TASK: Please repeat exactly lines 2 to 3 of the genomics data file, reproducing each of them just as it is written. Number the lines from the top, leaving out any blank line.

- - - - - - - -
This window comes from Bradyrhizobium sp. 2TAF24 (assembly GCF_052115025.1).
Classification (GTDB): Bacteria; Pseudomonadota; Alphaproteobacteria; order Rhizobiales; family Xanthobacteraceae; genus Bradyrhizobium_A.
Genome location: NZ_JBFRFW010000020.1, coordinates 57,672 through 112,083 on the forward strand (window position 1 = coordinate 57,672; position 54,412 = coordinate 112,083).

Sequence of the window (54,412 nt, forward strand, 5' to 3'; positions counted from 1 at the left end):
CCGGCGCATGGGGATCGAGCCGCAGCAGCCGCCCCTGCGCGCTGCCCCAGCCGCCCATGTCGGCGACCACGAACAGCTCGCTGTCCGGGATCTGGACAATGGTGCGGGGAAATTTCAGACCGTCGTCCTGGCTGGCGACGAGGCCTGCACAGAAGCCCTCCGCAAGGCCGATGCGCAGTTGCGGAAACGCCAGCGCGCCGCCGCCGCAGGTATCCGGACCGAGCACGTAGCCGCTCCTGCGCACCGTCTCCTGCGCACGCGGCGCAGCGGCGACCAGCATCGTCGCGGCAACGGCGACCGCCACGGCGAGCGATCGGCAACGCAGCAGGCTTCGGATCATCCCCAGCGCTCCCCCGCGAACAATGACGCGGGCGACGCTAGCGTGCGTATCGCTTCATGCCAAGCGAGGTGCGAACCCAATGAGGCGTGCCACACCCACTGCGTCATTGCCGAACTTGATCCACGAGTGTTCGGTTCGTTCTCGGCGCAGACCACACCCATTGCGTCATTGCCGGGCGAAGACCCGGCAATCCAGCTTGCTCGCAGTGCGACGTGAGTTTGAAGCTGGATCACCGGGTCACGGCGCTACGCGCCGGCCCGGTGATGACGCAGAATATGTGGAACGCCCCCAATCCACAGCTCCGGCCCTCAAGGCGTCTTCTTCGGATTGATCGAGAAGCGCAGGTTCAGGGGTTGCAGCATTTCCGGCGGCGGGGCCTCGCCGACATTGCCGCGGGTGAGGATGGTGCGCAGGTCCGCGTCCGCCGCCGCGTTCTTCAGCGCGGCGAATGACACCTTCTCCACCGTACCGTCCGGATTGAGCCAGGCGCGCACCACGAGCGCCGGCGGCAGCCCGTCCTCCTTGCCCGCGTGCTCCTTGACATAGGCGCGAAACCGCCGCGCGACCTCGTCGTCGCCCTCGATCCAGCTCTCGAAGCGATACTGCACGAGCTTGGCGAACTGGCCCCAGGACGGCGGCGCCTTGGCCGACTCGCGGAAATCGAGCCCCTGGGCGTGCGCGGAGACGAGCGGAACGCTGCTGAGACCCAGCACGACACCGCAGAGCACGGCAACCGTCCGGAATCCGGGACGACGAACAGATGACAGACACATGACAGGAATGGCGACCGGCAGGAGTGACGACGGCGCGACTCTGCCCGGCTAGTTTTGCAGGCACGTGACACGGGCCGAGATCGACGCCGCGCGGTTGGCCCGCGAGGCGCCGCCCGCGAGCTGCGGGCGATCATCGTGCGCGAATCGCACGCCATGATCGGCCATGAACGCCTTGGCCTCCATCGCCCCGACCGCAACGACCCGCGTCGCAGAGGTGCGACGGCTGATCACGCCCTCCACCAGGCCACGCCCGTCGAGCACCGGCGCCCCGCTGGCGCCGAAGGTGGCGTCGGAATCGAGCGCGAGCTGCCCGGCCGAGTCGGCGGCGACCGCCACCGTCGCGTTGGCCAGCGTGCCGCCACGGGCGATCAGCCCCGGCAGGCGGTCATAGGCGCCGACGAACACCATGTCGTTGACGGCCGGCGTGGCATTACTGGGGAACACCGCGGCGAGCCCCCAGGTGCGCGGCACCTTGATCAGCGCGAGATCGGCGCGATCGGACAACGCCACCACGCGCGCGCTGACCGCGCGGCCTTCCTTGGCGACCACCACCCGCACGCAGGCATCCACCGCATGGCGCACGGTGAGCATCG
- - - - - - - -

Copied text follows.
Classification (GTDB): Bacteria; Pseudomonadota; Alphaproteobacteria; order Rhizobiales; family Xanthobacteraceae; genus Bradyrhizobium_A.
Genome location: NZ_JBFRFW010000020.1, coordinates 57,672 through 112,083 on the forward strand (window position 1 = coordinate 57,672; position 54,412 = coordinate 112,083).